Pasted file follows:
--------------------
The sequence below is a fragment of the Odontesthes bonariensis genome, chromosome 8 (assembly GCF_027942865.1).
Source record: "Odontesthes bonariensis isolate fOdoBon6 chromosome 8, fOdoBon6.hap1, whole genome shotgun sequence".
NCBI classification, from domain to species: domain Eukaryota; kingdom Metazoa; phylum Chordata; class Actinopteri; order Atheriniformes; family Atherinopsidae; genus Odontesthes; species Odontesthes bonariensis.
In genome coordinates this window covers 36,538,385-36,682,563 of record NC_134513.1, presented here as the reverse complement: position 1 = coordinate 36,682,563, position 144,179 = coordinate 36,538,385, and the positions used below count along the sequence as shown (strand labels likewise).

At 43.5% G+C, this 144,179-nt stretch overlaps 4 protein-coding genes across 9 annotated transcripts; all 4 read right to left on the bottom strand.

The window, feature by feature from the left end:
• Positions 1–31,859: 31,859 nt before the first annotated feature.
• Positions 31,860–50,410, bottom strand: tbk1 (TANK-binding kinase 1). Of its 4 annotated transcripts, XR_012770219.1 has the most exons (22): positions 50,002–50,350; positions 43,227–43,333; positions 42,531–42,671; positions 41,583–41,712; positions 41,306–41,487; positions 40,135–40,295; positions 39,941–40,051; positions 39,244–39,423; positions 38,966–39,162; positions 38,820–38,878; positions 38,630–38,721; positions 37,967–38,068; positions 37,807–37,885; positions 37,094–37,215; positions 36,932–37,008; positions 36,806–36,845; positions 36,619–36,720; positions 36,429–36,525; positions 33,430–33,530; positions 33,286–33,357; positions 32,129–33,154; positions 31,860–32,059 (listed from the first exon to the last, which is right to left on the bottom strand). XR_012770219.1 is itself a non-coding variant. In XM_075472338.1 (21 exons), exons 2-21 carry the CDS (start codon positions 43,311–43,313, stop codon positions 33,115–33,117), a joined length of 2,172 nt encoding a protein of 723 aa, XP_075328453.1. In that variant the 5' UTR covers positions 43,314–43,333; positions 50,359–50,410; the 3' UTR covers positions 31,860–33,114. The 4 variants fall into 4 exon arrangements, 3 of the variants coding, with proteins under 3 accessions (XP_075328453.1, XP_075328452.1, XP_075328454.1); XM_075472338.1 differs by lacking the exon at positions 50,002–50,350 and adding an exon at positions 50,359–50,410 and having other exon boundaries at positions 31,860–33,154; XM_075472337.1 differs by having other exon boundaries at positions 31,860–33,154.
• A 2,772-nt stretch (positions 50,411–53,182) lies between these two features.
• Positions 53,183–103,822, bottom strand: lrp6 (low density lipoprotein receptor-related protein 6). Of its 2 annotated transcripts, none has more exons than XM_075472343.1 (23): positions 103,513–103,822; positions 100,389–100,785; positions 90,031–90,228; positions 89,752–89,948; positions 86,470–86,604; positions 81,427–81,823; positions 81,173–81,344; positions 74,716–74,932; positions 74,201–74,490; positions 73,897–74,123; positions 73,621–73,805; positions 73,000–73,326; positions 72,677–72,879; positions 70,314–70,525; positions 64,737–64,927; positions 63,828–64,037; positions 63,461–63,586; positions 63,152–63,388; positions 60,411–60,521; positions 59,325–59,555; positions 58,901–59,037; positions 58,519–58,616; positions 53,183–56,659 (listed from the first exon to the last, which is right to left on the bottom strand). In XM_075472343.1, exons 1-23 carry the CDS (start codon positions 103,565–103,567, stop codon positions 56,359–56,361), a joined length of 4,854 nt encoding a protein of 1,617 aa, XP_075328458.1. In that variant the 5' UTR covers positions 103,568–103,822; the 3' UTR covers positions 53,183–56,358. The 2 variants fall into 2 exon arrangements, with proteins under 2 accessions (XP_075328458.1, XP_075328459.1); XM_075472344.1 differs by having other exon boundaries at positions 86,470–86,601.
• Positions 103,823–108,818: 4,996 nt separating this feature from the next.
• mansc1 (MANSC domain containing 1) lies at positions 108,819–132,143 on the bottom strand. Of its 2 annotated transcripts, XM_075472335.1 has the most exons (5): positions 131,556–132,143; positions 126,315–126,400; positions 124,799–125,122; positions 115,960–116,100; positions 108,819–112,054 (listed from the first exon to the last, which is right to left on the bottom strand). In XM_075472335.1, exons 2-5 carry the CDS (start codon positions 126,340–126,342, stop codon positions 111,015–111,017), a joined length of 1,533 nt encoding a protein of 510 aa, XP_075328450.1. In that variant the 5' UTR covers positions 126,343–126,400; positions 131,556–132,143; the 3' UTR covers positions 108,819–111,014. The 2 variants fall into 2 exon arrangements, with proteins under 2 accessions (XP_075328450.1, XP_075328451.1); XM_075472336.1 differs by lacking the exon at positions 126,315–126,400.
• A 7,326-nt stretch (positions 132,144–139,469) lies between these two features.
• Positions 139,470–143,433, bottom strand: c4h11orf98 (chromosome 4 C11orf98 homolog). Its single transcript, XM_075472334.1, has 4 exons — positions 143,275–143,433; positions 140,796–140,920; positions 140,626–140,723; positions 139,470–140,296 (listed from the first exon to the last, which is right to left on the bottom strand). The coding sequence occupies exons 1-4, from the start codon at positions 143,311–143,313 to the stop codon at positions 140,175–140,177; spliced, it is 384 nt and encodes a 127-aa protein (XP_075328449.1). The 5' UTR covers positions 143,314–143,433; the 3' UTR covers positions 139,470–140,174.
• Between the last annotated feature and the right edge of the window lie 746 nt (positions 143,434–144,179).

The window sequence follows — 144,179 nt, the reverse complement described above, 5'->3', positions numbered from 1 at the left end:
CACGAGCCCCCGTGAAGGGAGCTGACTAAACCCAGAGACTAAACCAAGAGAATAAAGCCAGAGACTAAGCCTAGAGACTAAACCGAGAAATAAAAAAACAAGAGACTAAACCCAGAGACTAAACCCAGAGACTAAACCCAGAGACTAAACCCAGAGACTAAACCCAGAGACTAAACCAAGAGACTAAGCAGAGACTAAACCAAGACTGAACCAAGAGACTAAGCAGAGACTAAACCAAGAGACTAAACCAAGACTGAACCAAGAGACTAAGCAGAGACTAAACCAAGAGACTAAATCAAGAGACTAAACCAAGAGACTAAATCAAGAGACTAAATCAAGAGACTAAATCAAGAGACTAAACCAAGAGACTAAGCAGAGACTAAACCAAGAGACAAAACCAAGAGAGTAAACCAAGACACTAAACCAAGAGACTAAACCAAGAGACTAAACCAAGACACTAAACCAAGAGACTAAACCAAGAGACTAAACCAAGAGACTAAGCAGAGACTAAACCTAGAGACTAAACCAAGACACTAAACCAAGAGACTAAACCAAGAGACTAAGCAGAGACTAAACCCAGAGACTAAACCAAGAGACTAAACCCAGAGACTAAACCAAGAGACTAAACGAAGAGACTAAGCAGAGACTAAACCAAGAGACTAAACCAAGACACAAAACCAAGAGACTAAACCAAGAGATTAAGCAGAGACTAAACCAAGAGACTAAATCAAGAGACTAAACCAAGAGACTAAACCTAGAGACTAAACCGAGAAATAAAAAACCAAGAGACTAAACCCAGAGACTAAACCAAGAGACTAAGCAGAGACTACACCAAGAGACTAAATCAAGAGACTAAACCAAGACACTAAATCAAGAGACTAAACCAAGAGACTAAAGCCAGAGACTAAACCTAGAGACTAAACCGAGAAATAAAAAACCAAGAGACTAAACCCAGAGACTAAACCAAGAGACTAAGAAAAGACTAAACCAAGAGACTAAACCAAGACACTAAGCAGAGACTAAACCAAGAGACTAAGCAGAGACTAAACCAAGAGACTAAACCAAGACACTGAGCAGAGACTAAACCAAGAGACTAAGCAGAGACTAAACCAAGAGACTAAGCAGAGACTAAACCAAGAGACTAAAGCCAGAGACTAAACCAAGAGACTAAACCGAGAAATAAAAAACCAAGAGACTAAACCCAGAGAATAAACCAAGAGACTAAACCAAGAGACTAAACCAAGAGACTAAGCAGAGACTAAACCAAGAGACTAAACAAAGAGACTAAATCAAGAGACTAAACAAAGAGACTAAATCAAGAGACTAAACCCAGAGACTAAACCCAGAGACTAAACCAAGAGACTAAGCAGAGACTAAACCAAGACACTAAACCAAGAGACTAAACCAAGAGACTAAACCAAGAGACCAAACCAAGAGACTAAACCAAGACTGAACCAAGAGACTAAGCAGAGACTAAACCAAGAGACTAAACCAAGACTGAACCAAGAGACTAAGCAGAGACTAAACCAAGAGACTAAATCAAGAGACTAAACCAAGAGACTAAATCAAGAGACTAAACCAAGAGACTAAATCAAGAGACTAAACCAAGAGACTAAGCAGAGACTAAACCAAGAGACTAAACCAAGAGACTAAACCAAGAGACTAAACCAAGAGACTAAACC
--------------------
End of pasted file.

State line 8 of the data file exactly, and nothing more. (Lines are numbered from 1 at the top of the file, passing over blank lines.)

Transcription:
• Positions 31,860–50,410, bottom strand: tbk1 (TANK-binding kinase 1). Of its 4 annotated transcripts, XR_012770219.1 has the most exons (22): positions 50,002–50,350; positions 43,227–43,333; positions 42,531–42,671; positions 41,583–41,712; positions 41,306–41,487; positions 40,135–40,295; positions 39,941–40,051; positions 39,244–39,423; positions 38,966–39,162; positions 38,820–38,878; positions 38,630–38,721; positions 37,967–38,068; positions 37,807–37,885; positions 37,094–37,215; positions 36,932–37,008; positions 36,806–36,845; positions 36,619–36,720; positions 36,429–36,525; positions 33,430–33,530; positions 33,286–33,357; positions 32,129–33,154; positions 31,860–32,059 (listed from the first exon to the last, which is right to left on the bottom strand). XR_012770219.1 is itself a non-coding variant. In XM_075472338.1 (21 exons), exons 2-21 carry the CDS (start codon positions 43,311–43,313, stop codon positions 33,115–33,117), a joined length of 2,172 nt encoding a protein of 723 aa, XP_075328453.1. In that variant the 5' UTR covers positions 43,314–43,333; positions 50,359–50,410; the 3' UTR covers positions 31,860–33,114. The 4 variants fall into 4 exon arrangements, 3 of the variants coding, with proteins under 3 accessions (XP_075328453.1, XP_075328452.1, XP_075328454.1); XM_075472338.1 differs by lacking the exon at positions 50,002–50,350 and adding an exon at positions 50,359–50,410 and having other exon boundaries at positions 31,860–33,154; XM_075472337.1 differs by having other exon boundaries at positions 31,860–33,154.